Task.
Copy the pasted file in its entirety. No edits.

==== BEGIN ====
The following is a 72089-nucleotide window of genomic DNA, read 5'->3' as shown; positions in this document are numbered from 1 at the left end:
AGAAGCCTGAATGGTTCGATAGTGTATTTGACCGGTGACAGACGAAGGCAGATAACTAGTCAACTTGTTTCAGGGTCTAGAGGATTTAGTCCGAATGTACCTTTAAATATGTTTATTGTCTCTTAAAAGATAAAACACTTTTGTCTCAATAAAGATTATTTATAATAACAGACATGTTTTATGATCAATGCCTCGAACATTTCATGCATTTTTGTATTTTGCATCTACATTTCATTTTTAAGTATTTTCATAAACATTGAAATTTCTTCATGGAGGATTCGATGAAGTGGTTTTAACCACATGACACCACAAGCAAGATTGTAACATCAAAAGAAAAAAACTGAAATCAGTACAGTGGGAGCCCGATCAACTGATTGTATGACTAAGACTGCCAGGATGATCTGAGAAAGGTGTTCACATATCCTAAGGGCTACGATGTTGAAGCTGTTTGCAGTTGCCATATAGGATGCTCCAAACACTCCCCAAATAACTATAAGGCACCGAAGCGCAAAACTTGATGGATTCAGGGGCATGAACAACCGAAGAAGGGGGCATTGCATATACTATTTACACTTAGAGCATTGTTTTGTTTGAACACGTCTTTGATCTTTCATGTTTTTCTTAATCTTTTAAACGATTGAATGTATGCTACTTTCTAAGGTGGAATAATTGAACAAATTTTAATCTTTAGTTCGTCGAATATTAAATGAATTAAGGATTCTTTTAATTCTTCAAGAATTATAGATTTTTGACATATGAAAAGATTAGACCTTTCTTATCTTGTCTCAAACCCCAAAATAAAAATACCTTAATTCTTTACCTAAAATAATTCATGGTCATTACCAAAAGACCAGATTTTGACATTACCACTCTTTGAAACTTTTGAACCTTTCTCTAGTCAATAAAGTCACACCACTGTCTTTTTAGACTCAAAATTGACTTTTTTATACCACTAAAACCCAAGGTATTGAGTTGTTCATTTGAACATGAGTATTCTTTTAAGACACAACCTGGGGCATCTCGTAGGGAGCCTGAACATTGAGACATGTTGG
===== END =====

The following is a 72089-nucleotide window of genomic DNA, read 5'->3' as shown; positions in this document are numbered from 1 at the left end:
AGAAGCCTGAATGGTTCGATAGTGTATTTGACCGGTGACAGACGAAGGCAGATAACTAGTCAACTTGTTTCAGGGTCTAGAGGATTTAGTCCGAATGTACCTTTAAATATGTTTATTGTCTCTTAAAAGATAAAACACTTTTGTCTCAATAAAGATTATTTATAATAACAGACATGTTTTATGATCAATGCCTCGAACATTTCATGCATTTTTGTATTTTGCATCTACATTTCATTTTTAAGTATTTTCATAAACATTGAAATTTCTTCATGGAGGATTCGATGAAGTGGTTTTAACCACATGACACCACAAGCAAGATTGTAACATCAAAAGAAAAAAACTGAAATCAGTACAGTGGGAGCCCGATCAACTGATTGTATGACTAAGACTGCCAGGATGATCTGAGAAAGGTGTTCACATATCCTAAGGGCTACGATGTTGAAGCTGTTTGCAGTTGCCATATAGGATGCTCCAAACACTCCCCAAATAACTATAAGGCACCGAAGCGCAAAACTTGATGGATTCAGGGGCATGAACAACCGAAGAAGGGGGCATTGCATATACTATTTACACTTAGAGCATTGTTTTGTTTGAACACGTCTTTGATCTTTCATGTTTTTCTTAATCTTTTAAACGATTGAATGTATGCTACTTTCTAAGGTGGAATAATTGAACAAATTTTAATCTTTAGTTCGTCGAATATTAAATGAATTAAGGATTCTTTTAATTCTTCAAGAATTATAGATTTTTGACATATGAAAAGATTAGACCTTTCTTATCTTGTCTCAAACCCCAAAATAAAAATACCTTAATTCTTTACCTAAAATAATTCATGGTCATTACCAAAAGACCAGATTTTGACATTACCACTCTTTGAAACTTTTGAACCTTTCTCTAGTCAATAAAGTCACACCACTGTCTTTTTAGACTCAAAATTGACTTTTTTATACCACTAAAACCCAAGGTATTGAGTTGTTCATTTGAACATGAGTATTCTTTTAAGACACAACCTGGGGCATCTCGTAGGGAGCCTGAACATTGAGACATGTTGG